Canada’s labour market training system is broken for workers. But just because it’s broken for workers doesn’t mean that no one benefits.
Corporations, despite periodic complaints about a “skills gap” in the Canadian labour market have it pretty good. They are not compelled by governments to spend more on training (in fact Canadian companies spend very little compared to companies in other countries) and often governments will subsidize their training costs.
These are some of the observations Athabasca University Professor of Labour Relations Bob Barnetson makes in his new book, Canada’s Labour Market Training System.
Barnetson explains that he is looking at the labour market training system in Canada through a political lens. And by doing so, he demonstrates who is losing out and who is benefiting.
Not surprisingly, Barnetson finds that the neoliberal economic model is not helping workers develop skills let alone receive good wages and benefits.
And despite neoliberalism’s superficial acknowledgement of the benefits of diversity, Barnetson demonstrates that having a patch work system of job training where governments usually defer to the private sector does nothing to close gender or racial wage gaps or eliminate job ghettos.
Though the book is aimed at an undergraduate student audience, this is a book that activists should read.
It’s clear and concise at just under 200 pages. Barnetson explains his methodology and provides a glossary of the concepts he uses.
As the book shows the labour market training system in Canada is a patchwork of of federal, provincial, and public-private programs. Barnetson explains what all the different programs are and how they do or do not benefit workers. Barnetson also situates the labour market training system within policies towards post-secondary education, immigration, and temporary foreign workers. These policies all interact with one another, and not in positive ways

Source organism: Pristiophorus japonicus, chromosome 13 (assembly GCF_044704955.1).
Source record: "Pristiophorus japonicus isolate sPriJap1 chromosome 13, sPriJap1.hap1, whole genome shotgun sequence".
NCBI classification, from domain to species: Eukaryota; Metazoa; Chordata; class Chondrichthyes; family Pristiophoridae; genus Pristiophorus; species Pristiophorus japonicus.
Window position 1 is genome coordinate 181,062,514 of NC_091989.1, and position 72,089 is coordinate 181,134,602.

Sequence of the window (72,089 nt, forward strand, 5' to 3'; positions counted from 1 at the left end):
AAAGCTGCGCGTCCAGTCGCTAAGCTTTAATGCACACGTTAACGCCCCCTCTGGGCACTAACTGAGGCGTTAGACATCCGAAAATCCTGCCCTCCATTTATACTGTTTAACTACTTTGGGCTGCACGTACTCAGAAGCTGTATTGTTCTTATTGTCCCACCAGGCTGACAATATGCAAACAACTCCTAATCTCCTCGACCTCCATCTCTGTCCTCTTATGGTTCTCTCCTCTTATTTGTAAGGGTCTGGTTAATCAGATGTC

If nothing else, read it in order to explain to the people around you that any politician complaining about a skills gap is full of BS.
Canada’s Labour Market Training System allows us to understand the current system and where to challenge it in order to gain justice for all workers from women trapped in low paid work to temporary foreign workers who can basically be deported at the whim of their employer.
In the closing pages, Barnetson says we need to think of the labour market training system as a political system that involves different actors and forces. Business wants trained workers available to them at the lowest cost possible to them and that government intervention in the labour market is not automatically good.
That’s why this book is such a good read. It makes us think beyond class struggle on the shop floor, and forces us to realize that systems and policies that reproduce the labour market are something that need to be targeted and transformed in order to increase working class power.